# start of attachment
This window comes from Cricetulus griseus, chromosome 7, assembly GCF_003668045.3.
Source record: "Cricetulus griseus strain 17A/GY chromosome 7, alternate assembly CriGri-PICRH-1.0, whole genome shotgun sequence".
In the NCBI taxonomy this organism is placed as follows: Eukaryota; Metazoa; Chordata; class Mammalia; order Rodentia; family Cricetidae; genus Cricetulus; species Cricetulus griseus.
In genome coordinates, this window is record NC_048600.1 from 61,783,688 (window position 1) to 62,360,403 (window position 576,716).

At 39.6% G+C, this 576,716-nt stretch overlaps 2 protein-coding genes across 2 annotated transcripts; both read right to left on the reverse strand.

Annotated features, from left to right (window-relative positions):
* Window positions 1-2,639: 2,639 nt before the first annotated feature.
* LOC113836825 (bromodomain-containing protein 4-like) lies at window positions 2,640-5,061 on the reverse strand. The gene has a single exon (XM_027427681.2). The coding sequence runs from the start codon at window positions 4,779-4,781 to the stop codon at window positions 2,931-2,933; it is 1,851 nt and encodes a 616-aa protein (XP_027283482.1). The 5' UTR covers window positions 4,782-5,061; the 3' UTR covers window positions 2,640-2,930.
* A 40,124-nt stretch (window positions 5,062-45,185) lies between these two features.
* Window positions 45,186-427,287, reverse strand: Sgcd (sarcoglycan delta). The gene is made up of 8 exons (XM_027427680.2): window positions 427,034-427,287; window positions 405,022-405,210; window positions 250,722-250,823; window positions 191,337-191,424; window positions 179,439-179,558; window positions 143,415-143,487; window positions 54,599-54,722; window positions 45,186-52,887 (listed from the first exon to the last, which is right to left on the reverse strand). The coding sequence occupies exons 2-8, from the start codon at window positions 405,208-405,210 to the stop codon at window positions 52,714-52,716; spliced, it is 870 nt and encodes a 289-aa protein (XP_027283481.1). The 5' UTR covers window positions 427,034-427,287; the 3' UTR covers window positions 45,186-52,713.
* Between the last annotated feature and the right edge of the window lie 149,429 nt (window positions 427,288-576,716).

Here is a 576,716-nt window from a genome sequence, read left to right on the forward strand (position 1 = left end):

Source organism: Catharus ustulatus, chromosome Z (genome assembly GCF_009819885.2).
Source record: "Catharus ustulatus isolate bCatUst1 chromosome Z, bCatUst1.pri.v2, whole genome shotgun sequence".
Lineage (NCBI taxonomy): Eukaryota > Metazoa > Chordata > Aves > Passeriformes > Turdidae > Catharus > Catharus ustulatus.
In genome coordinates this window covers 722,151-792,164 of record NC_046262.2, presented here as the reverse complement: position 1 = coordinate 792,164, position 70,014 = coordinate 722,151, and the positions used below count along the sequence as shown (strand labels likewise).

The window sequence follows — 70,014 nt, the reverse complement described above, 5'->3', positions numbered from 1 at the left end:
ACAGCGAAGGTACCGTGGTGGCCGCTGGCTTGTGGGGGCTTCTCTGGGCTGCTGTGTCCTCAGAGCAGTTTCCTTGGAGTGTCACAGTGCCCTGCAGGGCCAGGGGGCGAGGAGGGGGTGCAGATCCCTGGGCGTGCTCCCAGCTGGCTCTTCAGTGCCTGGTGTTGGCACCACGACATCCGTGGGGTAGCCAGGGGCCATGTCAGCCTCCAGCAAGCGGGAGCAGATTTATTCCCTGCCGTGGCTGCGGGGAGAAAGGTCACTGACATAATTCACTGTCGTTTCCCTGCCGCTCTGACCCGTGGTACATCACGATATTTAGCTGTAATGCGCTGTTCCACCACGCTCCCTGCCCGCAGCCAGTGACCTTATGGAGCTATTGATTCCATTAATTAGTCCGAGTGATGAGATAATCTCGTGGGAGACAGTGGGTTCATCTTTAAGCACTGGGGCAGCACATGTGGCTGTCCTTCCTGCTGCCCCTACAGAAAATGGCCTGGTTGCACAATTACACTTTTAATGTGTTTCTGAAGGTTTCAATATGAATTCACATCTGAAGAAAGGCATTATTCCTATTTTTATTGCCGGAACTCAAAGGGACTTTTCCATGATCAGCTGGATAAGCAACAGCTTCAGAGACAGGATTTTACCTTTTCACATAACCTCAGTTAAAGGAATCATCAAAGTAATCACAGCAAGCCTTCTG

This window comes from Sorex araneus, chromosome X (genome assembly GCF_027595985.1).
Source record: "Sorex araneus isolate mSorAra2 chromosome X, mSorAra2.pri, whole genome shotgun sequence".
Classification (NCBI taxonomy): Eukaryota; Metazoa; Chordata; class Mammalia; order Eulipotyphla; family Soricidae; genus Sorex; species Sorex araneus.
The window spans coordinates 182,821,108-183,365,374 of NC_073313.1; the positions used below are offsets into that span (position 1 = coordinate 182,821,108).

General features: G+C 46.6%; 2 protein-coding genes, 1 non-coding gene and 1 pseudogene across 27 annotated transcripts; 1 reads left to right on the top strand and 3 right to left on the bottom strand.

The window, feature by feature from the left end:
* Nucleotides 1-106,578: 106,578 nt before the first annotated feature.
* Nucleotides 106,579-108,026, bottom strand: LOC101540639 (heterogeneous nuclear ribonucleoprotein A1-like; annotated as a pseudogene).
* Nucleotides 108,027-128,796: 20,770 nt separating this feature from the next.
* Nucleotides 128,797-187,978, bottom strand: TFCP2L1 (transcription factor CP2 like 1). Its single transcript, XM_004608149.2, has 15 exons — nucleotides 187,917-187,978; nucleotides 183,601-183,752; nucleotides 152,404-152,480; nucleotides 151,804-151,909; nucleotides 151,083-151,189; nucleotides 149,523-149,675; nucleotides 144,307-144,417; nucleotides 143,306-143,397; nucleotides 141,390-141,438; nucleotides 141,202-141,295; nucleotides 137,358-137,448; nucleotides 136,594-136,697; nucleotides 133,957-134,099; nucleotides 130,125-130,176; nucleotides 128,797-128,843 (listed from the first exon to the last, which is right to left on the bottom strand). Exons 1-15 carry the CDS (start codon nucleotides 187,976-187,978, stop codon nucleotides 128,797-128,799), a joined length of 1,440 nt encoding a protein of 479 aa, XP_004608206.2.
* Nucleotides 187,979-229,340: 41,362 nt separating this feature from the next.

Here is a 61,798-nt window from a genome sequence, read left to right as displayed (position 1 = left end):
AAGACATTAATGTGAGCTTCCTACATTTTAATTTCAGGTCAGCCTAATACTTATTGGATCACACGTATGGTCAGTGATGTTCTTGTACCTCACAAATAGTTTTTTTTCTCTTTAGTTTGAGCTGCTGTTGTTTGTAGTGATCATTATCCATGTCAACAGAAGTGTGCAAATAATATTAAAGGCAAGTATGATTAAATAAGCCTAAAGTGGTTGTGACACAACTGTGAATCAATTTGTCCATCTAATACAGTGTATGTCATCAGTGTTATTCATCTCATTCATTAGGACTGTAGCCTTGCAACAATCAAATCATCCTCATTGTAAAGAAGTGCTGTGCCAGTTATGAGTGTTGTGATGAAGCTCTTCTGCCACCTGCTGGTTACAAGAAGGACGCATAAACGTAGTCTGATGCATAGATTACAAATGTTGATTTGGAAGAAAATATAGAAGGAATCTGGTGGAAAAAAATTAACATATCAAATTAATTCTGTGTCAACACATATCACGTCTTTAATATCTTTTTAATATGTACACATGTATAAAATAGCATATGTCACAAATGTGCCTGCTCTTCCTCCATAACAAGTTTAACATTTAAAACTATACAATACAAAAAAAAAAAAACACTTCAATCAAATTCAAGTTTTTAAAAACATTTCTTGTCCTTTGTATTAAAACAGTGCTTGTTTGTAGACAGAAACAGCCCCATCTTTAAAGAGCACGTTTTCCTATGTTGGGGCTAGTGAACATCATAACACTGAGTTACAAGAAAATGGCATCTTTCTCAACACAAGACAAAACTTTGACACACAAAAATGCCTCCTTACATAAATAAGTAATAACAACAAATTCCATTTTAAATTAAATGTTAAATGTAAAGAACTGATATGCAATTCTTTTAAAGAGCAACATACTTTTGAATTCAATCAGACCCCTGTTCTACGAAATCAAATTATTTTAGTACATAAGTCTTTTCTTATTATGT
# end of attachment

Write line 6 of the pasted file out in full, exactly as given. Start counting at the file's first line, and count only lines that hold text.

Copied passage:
Annotated features, from left to right (window-relative positions):